Unintended pregnancy influences racial disparity in Tubal sterilization rates

Sonya Borrero, Charity G. Moore, Li Qin, Eleanor Schwarz, Aletha Akers, Mitchell D Creinin, Said A. Ibrahim

Research output: Contribution to journalArticle

27 Citations (Scopus)

Abstract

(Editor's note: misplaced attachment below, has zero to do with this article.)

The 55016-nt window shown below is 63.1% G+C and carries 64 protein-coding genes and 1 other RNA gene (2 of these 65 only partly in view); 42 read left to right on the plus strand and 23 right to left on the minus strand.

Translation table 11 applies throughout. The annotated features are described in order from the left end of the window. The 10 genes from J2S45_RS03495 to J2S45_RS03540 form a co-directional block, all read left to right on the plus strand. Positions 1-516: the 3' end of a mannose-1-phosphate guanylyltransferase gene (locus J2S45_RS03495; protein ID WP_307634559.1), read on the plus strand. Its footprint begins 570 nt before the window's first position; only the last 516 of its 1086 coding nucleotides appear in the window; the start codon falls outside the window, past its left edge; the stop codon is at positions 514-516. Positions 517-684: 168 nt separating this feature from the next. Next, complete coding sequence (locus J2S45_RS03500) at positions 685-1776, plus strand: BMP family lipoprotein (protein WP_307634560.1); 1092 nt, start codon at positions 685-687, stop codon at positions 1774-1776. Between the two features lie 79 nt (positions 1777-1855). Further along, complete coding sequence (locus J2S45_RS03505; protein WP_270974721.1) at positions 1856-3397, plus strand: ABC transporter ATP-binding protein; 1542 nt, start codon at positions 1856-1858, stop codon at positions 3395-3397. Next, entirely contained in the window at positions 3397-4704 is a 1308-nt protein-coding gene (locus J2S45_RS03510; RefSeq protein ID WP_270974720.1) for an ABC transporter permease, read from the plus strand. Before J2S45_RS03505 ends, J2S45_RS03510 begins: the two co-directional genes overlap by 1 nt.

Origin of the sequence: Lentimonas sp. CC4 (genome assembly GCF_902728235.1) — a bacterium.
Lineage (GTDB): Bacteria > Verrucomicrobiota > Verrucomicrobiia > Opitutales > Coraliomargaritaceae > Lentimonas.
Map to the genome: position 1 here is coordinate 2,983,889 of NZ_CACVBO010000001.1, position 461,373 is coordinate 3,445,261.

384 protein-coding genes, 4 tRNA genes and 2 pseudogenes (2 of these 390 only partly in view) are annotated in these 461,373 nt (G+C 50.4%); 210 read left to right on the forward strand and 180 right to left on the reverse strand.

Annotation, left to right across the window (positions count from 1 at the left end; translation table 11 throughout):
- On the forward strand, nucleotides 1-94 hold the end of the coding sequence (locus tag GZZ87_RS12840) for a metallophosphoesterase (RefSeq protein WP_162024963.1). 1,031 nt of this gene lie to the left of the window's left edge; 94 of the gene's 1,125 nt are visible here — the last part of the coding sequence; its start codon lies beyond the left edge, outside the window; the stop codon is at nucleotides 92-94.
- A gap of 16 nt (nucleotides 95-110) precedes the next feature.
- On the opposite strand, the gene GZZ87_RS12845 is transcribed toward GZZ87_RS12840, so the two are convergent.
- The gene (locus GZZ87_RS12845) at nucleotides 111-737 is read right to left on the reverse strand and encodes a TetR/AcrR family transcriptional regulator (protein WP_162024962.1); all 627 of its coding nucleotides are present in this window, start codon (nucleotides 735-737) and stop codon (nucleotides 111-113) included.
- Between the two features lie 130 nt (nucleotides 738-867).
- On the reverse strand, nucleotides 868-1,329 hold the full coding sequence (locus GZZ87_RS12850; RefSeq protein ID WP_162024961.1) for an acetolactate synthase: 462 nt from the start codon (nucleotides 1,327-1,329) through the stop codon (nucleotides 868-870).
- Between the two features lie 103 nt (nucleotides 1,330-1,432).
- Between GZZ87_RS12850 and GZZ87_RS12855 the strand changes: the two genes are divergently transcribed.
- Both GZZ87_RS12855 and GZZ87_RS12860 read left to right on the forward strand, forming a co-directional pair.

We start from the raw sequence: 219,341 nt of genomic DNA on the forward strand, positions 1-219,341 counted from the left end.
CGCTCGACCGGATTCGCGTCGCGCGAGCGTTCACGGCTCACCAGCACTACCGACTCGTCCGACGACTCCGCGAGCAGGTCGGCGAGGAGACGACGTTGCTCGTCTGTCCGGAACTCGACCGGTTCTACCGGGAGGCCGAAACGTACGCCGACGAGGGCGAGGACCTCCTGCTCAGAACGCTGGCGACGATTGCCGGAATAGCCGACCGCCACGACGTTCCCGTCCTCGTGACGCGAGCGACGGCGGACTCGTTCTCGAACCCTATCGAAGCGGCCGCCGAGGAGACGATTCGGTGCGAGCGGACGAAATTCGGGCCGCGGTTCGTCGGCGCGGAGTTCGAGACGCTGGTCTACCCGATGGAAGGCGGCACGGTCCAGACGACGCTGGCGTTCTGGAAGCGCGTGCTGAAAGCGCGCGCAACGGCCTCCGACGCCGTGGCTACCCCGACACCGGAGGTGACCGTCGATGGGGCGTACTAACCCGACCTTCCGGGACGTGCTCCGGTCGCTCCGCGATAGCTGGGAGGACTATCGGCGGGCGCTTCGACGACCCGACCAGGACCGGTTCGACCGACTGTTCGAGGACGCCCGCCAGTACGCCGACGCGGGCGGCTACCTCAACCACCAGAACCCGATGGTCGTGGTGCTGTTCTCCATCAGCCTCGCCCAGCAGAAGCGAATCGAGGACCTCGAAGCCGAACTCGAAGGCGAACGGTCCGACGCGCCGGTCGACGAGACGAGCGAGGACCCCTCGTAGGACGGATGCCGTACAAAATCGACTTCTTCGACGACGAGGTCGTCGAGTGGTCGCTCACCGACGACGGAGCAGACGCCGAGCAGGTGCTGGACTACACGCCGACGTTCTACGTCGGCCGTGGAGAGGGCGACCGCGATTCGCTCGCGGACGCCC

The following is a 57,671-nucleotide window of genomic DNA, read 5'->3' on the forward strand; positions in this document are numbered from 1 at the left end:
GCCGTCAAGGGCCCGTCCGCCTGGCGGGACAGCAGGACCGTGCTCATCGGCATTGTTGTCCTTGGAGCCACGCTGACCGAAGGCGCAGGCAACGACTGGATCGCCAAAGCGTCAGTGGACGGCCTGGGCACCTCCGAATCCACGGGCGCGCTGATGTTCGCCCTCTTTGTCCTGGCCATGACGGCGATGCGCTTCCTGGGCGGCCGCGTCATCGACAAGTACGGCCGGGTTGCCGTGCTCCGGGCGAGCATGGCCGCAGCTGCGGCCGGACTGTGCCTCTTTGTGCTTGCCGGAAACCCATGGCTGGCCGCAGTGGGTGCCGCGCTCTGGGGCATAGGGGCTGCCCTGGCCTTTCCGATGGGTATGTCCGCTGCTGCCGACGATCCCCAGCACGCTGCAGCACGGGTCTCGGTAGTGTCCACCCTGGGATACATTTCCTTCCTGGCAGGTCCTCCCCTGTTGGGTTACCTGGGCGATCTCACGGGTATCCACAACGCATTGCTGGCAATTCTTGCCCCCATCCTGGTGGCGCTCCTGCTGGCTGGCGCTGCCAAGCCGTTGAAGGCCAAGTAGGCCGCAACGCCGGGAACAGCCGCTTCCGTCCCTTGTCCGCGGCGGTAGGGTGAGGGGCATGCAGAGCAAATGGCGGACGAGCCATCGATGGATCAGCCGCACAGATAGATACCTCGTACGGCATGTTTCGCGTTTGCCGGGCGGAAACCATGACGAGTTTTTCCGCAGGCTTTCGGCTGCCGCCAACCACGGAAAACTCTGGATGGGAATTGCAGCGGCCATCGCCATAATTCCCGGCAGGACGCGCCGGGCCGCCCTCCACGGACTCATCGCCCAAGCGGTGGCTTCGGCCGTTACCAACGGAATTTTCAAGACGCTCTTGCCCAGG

Background: Minority women are more likely than white women to choose tubal sterilization as a contraceptive method. Disparities in rates of unintended pregnancy may help explain observed racial/ethnic differences in sterilization, but this association has not been investigated. Objective: To examine the associations among race/ethnicity, unintended pregnancy, and tubal sterilization. Design and Participants: Cross-sectional analysis of data from a nationally representative sample of women aged 15-44 years [65.7% white, 14.8% Hispanic, and 13.9% African American (AA)] who participated in the 2002 National Survey of Family Growth. Main Measures: Race/ethnicity, history of unintended pregnancy, and tubal sterilization. A logistic regression model was used to estimate the effect of race/ethnicity on unintended pregnancy while adjusting for socio-demographic variables. A series of logistic regression models was then used to examine the role of unintended pregnancy as a confounder for the relationship between race/ethnicity and sterilization. Key Results: Overall, 40% of white, 48% of Hispanic, and 59% of AA women reported a history of unintended pregnancy. After adjusting for socio-demographic variables, AA women were more likely (OR: 2.0; 95% CI: 1.6-2.4) and Hispanic women as likely (OR: 1.0; 95% CI: 0.80-1.2) as white women to report unintended pregnancy. Sterilization was reported by 29% of women who had ever had an unintended pregnancy compared to 7% of women who reported never having an unintended pregnancy. In unadjusted analysis, AA and Hispanic women had significantly higher odds of undergoing sterilization (OR: 1.5; 95% CI: 1.3-1.9 and OR: 1.4; 95% CI: 1.2-1.7, respectively). After adjusting for unintended pregnancy, this relationship was attenuated and no longer significant (OR: 1.2; 95% CI: 0.95-1.4 for AA women and OR: 1.3; 95% CI: 1.0-1.6 for Hispanic women). Conclusion: Minority women, who more frequently experience unintended pregnancy, may choose tubal sterilization in response to prior experiences with an unintended pregnancy.